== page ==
image: photographs of Martin Luther King, Jr. at the University of Michigan, 1962
There are two large categories of factors that are fundamental to understanding social processes — meanings and mechanisms. I’ve given a preponderance of attention to the importance of social causal mechanisms within historical and social explanation (link). We explain a social outcome when we identify the social mechanisms that brought it about.
It is crucial to bear in mind always, however, that there is a complementary dimension to social life and social process — the pervasive fact that people act within frames of meanings and interpretations that they bring to their social relationships and their social worlds. Human action is meaningful action, and we can’t make sense of action without attributing meanings, intentions, and frameworks of understanding and desire to the individuals who constitute a social encounter.
This is not a new insight, of course; it was fundamental to the hermeneutic approach to social life, including the influential thinking of Wilhelm Dilthey (Introduction to the Human Sciences). But the classical hermeneutic approach tended to under-value the importance of causation and mechanisms in the social world; whereas it is clear today that both mechanisms and meanings are inseparably embedded within the social world.
It is in fact misleading to portray mechanisms and meanings as complementary “dimensions” of social change. Rather, we might say that mechanisms depend upon meanings, for the simple reason that mechanisms depend upon actions, and actions presuppose meanings. This is the thrust of my emphasis on “actor-centered” approaches to sociology (link
). The actor-centered perspective takes seriously the meanings, values, cognitive and practical frameworks that individuals bring to their interactions in the social world, and it urges social scientists and historians to improve upon their current theories of the actor.
Institutions and organizations are often invoked as causal factors or mechanisms in the production of important social outcomes. But institutions always work by influencing the behavior of the individual actors whom they touch; so either explicitly or implicitly we need to have a theory of the actor’s mental frameworks if we are to understand the causal power of institutions to influence outcomes.
If we want to know why there is grade inflation in universities, we need to refer to some of the institutional mechanisms that influence grading practices (causal influences!), but we also need to refer to the goals and meanings that participants bring to the interaction between students, professors, and appeals committees. Sometimes those mental frameworks are trivial and manifest — students want higher grades for reasons of career success as well as personal validation, faculty want to function in accordance with their responsibilities as neutral assessors of academic performance while at the same time demonstrating empathy for the needs of their students. These interlocking intentions and desires lead to a dynamic movement of average grades over time — sometimes higher, once in a while lower. But sometimes the underlying mental frameworks that drive important social outcomes are more obscure — for example, the disaffection and doubt that leads inner city minority students to despise high school.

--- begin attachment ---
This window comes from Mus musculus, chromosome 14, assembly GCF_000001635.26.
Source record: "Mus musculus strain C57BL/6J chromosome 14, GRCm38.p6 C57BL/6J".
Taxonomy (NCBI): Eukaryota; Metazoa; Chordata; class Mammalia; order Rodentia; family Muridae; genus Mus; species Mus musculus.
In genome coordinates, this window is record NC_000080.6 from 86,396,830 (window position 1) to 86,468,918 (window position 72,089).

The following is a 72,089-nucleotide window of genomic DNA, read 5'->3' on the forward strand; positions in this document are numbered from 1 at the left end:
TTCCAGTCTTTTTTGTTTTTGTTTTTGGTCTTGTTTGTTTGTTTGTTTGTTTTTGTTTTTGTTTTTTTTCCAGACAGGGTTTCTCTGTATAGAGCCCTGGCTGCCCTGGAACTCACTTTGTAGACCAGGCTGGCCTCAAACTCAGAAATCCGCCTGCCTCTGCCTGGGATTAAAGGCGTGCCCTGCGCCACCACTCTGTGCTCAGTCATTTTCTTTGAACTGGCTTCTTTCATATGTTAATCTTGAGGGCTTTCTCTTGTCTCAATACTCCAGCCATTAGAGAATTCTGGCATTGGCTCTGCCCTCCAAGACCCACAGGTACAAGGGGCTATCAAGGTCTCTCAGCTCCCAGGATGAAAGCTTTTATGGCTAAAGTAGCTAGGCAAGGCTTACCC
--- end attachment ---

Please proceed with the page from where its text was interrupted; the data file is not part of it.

Think for a moment about how meanings and intentional actions give rise to a common social mechanism, hate-based nationalist mobilization. A few strident leaders formulate a message of hate against a group — currently, MENA immigrants in various European countries; they find means of gaining access to national media (through provocative demonstrations); and they extend their influence from the tiny percentage of racist extremists ex ante to a sizable percentage of the more moderate population. How does this work? Why do ordinary non-racist citizens fall prey to the hateful messages of the extreme right? Presumably a convincing answer will depend on the specifics of the communications strategies and messages conveyed by the nationalist party, interlocking with an astute reading of the fears and suppressed prejudices of the majority population. In other words, the mechanism of racist mobilization depends on a substratum of political emotion and belief that can be adroitly manipulated by the racist group and its leaders.
Philosophers sometimes distinguish meanings and causes as subjective and objective.(This is implied in Georg Henrik von Wright’s classic book Explanation and Understanding.) But this is not a useful way of thinking about the two categories. Meanings are often fully objective — in the sense that we can investigate them empirically and they can be demonstrated to have stable and enduring effects in the world. And social causes have an element of subjectivity built into them, for the simple reason that social causes always invoke the subjective states of mind of the actors who make them up. It isn’t even accurate to say that meanings exist solely within the actor, whereas causes exist outside the actor. The meanings that Weber identified in the notion of the Protestant Ethic are indeed embodied in a population of individuals (inward); but they are pervasive and influential on those same individuals (outward). So the Protestant Ethic is both an inner state of mind and an external and coercive set of values and beliefs.
(The photos of Dr. King above are relevant in this context because the civil rights struggle of the 1950s and 1960s offers ample examples of meanings and mechanisms in the evolving mobilizations, legislation, cycles of Jim Crow violence, and emerging ideas about Black Power within the African-American community.)